The IDEA mandates that a reevaluation must occur at least once every three (3) years, unless the parent and the local educational agency agree that a reevaluation is not necessary. Either parents or local educational agencies may request a reevaluation but the local educational agency must first obtain written parental consent before conducting a reevaluation. Failure to provide the consent needed for your child’s school district to conduct a reevaluation may lead to your local educational agency filing for a due process hearing or seeking other dispute resolution proceedings in order to conduct the reevaluation.

The purpose of conducting a reevaluation is to reassess the educational needs of your child and determine whether your child continues to have a disability, to evaluate the levels of academic achievement and developmental needs of your child, to determine whether special education and related services are still needed for your child, and whether your child’s Individual Education Plan requires modification.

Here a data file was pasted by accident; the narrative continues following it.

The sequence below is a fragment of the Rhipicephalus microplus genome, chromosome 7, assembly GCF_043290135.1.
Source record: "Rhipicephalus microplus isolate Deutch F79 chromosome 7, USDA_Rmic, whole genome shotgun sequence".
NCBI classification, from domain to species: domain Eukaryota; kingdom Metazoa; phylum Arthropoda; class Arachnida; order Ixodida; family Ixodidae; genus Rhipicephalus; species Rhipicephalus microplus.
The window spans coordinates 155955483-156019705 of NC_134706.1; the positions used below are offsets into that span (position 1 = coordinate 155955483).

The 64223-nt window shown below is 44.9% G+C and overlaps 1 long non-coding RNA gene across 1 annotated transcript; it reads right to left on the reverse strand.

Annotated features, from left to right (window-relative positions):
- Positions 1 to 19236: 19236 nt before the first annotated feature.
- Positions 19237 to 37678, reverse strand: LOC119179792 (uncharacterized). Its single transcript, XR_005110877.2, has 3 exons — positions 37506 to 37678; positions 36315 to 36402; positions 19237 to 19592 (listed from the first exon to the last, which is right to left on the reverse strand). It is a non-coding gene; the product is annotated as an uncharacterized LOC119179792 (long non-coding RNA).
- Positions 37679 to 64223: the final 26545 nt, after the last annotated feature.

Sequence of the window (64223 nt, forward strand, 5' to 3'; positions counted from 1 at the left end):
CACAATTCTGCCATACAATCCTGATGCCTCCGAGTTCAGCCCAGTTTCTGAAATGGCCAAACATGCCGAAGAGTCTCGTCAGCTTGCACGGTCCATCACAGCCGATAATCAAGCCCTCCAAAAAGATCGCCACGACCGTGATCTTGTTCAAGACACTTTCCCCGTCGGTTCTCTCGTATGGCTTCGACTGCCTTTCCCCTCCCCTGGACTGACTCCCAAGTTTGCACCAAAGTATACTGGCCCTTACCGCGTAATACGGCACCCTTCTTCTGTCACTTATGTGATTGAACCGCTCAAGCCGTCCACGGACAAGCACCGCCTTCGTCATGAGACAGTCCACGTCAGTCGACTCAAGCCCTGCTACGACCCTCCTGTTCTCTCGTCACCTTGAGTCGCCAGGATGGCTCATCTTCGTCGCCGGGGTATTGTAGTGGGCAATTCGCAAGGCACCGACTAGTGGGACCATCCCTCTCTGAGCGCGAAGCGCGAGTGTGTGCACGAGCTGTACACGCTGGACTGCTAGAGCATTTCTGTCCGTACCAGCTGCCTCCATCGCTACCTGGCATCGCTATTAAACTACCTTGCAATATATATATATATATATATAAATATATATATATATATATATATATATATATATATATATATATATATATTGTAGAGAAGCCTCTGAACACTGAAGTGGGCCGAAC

In conducting a reevaluation, your child’s PPT will review existing reports and data to decide if additional testing is needed to determine whether your child is still eligible and continues to need special education and related services.

If you have any questions or would like to speak to an education law attorney about a pressing matter, please don’t hesitate to call our office at (203) 221-3100. We offer free consultations to all new clients.


Special Education Law – Relevant Terms

Within the realm of Special Education Law there are several relative terms one should be familiar with. Below are some of these key terms.

Applied Behavior Analysis (“ABA”):